A Summer Camping Guide

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Of all the seasons, summer is a great time for camping. There are no cold weather elements to deal with and nature is in full bloom. However, summertime camping does have its own unique challenges, despite its many very enjoyable perks. Here is a short guide of common summer camping difficulties and some helpful solutions for them:

Plain Ole’ Summer Heat

The scorching summer heat itself can be tough for our physical comfort levels and stressful on our bodies; quickly making for a bummer trip if not prepared. Bring lots of drinking water, more than you expect to consume. Handheld mist sprayers can provide quick relief. Cooling vests are available for the most intense heat. As well, a simple battery or solar-powered fan used to move stagnant air during the day or night can mean the difference between agony and content.

Fire Heat

With the inherent summer heat, the last thing you want to do is be stuck close to a camp fire. Bring or setup cooking methods that don’t require you physically standing at the fire. Build the fire in a place that is good for the overall camp – tent placement, supplies, and so on, distancing yourself from unnecessary heat from the camp fire. Large rocks, dirt, wood, and other things around you can also be used to create a sort of heat block.

Bugs

Plan on bringing bug repellant sprays and creams. Citronella candles and torches are another good option. Beware of camping near still waters; these are mosquito breeding grounds. You can use bug meshes on tents and other coverings. In extreme cases, mud can also be used as a skin coating to block bugs. No matter your planned solution, count on the summer insects being there.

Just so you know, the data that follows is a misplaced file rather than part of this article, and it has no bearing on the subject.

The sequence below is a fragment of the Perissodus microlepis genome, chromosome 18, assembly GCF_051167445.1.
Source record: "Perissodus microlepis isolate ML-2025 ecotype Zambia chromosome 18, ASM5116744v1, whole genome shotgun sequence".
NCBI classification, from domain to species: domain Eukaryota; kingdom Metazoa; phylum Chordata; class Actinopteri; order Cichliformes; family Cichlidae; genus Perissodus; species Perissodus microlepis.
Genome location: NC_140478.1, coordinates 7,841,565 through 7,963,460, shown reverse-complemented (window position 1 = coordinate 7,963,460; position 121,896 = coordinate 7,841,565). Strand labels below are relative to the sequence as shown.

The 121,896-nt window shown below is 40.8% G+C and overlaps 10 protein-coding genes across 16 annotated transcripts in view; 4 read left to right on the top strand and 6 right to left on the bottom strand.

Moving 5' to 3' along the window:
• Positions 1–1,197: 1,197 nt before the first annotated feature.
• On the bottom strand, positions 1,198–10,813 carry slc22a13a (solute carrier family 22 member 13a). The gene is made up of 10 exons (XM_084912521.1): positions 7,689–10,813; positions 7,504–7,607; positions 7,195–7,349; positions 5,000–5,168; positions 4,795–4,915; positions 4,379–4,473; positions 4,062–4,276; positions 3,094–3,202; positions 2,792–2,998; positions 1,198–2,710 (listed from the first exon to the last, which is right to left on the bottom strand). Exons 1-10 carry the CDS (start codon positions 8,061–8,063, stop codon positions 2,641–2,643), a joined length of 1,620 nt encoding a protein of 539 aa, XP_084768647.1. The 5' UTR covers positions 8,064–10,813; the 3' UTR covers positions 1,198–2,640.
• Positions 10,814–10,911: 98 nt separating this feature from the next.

Food, Beverage Preservation

The summer heat is the general enemy of food preservation. Coolers, ice, and ice packs are great solutions. Consider bringing two coolers. You can keep one for constant use, which will warm and dirty quicker, and one for other items that aren’t dug into as much and thus will remain cold and clean longer. Consumable emergency preparedness supplies such as freeze dried emergency food is another great option that can stay self-preserved without refrigeration stresses.

Plan and Prepare

Lastly, if in doubt, contact the campground management and get more information about what to expect from the land and facilities there.

Ultimately, it’s on you to plan and prepare. Certainly this does require a little effort. But this initial effort will pay off for a much more comfortable and enjoyable camping trip.

Good luck and enjoy.

 

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